DOROTHY THOMPSON, American journalist, radio commentator, lecturer and political analyst, born (d: 1961); an American journalist, who was noted by Time magazine in 1939 as one of the two most influential women in America, the other being Eleanor Roosevelt.

In the 1930s she became an overnight sensation when Hitler expelled her from Germany because of her critical reports on Nazism. In 1931, when her marriage to Sinclair Lewis was already disintegrating, she met and fell in love with the Baroness Hatvany, better known as Christa Winsloe, the author of Mädchen in Uniform, the celebrated novel about love in a girls’ school. Although Thompson’s affair with Winsloe was not her first – she had previously been in love with Gertrude Franchot Tone, the politically active feminist mother of the movie actor – it was her most intense Lesbian attachment and resulted in an outpouring of feeling that she confided to her diary:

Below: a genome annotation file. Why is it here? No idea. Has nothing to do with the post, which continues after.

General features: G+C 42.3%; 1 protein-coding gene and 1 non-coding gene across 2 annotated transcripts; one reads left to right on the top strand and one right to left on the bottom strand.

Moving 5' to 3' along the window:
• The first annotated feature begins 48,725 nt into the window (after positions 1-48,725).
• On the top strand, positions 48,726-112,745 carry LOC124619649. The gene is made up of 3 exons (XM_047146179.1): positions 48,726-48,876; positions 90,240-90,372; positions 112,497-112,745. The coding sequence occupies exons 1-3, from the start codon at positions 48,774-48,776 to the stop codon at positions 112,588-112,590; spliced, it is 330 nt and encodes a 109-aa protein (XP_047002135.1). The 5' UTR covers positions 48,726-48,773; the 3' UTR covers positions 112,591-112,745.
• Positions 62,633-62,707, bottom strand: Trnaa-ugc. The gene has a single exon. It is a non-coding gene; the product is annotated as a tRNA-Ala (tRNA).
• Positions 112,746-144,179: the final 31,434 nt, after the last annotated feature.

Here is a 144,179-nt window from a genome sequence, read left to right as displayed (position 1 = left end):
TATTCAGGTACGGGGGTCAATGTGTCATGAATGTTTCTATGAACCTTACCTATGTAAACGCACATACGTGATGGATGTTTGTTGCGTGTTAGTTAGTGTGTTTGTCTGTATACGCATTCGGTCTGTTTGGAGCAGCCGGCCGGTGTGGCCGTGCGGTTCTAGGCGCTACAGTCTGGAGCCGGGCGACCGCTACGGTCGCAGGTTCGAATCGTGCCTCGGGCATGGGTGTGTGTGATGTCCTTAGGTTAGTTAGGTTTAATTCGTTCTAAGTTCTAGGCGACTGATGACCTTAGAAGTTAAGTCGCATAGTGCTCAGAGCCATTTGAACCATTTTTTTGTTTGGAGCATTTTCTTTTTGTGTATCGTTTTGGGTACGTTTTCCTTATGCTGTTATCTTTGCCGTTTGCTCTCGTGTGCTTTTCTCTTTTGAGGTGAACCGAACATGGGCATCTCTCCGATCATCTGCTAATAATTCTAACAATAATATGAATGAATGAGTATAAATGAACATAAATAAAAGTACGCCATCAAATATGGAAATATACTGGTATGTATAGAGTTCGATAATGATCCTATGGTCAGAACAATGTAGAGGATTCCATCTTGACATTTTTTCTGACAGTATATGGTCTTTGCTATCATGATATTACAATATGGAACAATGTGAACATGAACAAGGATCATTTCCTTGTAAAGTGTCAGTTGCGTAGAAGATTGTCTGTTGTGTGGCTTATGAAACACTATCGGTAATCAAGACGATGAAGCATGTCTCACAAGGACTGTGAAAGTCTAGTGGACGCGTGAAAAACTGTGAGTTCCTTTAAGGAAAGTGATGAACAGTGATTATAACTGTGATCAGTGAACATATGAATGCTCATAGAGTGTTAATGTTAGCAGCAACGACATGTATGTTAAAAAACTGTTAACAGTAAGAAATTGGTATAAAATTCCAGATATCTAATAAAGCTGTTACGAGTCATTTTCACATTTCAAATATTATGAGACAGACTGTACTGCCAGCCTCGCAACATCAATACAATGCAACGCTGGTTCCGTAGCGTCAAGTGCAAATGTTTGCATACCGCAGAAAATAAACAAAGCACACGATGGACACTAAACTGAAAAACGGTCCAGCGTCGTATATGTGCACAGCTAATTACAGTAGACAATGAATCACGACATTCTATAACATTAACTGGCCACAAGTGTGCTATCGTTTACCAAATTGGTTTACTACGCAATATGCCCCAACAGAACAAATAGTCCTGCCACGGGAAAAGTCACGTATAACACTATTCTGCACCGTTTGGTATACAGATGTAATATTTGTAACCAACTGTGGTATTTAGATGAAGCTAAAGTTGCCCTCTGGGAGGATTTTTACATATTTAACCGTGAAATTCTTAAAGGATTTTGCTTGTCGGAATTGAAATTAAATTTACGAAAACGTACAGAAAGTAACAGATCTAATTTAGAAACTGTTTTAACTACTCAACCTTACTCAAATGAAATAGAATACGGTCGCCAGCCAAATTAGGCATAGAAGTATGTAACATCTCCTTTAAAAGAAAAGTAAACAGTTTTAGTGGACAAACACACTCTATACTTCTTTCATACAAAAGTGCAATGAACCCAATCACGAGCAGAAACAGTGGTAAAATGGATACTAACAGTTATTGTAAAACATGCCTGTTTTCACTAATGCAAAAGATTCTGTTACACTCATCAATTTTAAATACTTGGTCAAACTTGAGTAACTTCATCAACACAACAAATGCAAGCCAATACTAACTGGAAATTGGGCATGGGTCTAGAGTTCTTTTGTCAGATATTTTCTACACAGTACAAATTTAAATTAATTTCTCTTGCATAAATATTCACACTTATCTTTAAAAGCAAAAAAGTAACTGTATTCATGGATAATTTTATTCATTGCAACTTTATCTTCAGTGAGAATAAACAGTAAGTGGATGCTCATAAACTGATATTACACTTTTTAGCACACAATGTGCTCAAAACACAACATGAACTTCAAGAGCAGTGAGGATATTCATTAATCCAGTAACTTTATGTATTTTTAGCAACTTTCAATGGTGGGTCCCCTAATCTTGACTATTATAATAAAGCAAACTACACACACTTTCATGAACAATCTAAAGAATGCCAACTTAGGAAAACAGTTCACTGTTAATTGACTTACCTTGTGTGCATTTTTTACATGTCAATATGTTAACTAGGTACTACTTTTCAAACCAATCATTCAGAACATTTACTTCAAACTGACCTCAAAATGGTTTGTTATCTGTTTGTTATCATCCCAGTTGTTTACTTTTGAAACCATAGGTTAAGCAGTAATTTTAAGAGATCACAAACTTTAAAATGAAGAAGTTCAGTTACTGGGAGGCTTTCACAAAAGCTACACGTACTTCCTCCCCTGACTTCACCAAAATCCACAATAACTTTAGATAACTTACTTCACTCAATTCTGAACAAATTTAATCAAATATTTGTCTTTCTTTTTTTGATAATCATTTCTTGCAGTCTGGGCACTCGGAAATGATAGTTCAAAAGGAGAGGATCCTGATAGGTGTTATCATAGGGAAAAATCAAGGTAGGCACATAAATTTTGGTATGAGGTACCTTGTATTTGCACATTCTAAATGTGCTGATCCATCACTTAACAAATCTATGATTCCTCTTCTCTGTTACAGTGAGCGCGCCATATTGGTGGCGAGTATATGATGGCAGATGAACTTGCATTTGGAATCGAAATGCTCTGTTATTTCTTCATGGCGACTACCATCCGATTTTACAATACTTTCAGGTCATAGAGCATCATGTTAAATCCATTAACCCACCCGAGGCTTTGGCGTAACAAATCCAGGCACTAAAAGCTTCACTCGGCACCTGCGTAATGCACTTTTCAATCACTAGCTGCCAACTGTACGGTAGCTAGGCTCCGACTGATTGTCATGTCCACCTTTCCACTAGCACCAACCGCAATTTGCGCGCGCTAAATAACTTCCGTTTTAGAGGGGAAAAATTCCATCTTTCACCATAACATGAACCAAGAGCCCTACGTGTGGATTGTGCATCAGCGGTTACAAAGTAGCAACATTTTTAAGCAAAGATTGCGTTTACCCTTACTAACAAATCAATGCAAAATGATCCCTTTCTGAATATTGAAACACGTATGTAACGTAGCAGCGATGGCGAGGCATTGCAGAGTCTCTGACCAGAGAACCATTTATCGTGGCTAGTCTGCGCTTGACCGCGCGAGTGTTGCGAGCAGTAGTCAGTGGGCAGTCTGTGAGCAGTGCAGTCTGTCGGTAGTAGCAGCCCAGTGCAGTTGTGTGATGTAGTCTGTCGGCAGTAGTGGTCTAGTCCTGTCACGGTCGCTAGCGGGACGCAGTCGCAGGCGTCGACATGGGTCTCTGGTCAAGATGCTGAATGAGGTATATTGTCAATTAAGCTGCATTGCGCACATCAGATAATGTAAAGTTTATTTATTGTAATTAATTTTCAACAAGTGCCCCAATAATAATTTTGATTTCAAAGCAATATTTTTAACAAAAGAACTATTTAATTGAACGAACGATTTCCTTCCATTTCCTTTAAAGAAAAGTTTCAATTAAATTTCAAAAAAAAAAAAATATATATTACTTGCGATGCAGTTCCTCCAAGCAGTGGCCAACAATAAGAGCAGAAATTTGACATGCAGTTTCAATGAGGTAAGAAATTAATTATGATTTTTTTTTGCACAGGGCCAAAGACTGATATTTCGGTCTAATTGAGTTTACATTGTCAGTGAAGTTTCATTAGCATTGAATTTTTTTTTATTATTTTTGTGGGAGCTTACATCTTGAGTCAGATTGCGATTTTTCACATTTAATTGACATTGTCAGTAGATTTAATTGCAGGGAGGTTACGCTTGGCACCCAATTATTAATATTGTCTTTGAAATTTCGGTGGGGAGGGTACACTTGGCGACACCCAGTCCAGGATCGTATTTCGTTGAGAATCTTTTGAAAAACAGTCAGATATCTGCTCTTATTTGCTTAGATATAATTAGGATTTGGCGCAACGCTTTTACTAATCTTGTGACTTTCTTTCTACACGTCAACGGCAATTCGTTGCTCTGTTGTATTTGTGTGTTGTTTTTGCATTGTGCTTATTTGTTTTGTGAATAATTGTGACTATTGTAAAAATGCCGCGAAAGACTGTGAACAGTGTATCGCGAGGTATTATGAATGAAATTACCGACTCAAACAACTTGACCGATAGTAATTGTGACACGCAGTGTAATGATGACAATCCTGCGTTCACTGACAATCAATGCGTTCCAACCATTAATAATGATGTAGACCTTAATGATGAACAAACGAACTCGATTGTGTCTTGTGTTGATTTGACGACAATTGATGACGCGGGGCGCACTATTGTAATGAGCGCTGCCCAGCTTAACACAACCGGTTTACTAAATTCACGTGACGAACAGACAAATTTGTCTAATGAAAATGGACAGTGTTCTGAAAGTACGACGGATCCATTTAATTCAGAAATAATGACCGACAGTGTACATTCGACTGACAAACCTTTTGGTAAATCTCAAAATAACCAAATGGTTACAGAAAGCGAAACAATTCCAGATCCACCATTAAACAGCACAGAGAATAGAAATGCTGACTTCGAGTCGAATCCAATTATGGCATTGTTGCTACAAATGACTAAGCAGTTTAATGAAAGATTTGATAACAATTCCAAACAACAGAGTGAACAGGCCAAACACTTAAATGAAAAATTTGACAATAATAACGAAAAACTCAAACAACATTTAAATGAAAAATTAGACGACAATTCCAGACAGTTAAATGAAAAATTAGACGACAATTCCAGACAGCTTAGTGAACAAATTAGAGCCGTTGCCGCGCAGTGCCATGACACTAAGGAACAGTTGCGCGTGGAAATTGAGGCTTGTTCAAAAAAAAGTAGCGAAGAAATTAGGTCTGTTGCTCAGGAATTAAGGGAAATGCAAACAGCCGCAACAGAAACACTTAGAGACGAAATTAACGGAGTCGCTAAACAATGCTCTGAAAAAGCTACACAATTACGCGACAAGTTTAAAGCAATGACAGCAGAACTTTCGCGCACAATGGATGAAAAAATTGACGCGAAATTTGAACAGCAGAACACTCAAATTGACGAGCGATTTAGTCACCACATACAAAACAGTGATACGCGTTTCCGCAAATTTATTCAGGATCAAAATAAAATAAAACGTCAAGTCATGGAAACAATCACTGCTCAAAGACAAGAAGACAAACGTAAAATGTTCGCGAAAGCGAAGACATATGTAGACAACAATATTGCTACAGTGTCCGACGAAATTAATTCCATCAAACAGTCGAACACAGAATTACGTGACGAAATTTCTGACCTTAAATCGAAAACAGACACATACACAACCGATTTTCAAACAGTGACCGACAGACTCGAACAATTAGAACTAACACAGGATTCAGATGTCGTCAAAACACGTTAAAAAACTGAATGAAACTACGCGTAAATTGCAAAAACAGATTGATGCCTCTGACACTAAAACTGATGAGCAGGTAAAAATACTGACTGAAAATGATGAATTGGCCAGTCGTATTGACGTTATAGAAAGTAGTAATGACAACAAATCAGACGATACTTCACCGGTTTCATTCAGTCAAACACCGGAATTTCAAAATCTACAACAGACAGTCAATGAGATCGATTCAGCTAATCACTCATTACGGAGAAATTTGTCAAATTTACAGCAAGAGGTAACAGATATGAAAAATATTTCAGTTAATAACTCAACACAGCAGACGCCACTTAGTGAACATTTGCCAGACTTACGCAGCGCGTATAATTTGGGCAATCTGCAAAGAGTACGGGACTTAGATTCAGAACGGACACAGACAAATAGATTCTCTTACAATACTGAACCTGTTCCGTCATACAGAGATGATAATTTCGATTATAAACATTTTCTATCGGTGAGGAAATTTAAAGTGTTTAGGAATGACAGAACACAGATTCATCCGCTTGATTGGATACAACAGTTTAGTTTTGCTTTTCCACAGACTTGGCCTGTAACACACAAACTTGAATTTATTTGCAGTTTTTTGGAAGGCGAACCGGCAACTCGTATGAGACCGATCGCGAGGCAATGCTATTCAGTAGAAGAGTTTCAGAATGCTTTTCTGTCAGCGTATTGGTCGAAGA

“I put the incident down here as a record of my own sensibility if it not be love? This extraordinary heightening of all one’s feeling?…This incredible feeling of sisterhood.”

Sinclair Lewis was virtually impotent and, knowing of his wife’s bisexuality, had just published Ann Vickers, a novel about a career woman driven to suicide because of a Lesbian relationship. No time could have been better chosen for Thompson’s affair with Winsloe, a love affair that her biographer, Vincent Sheean, with little understanding, called “a rather strange interlude.”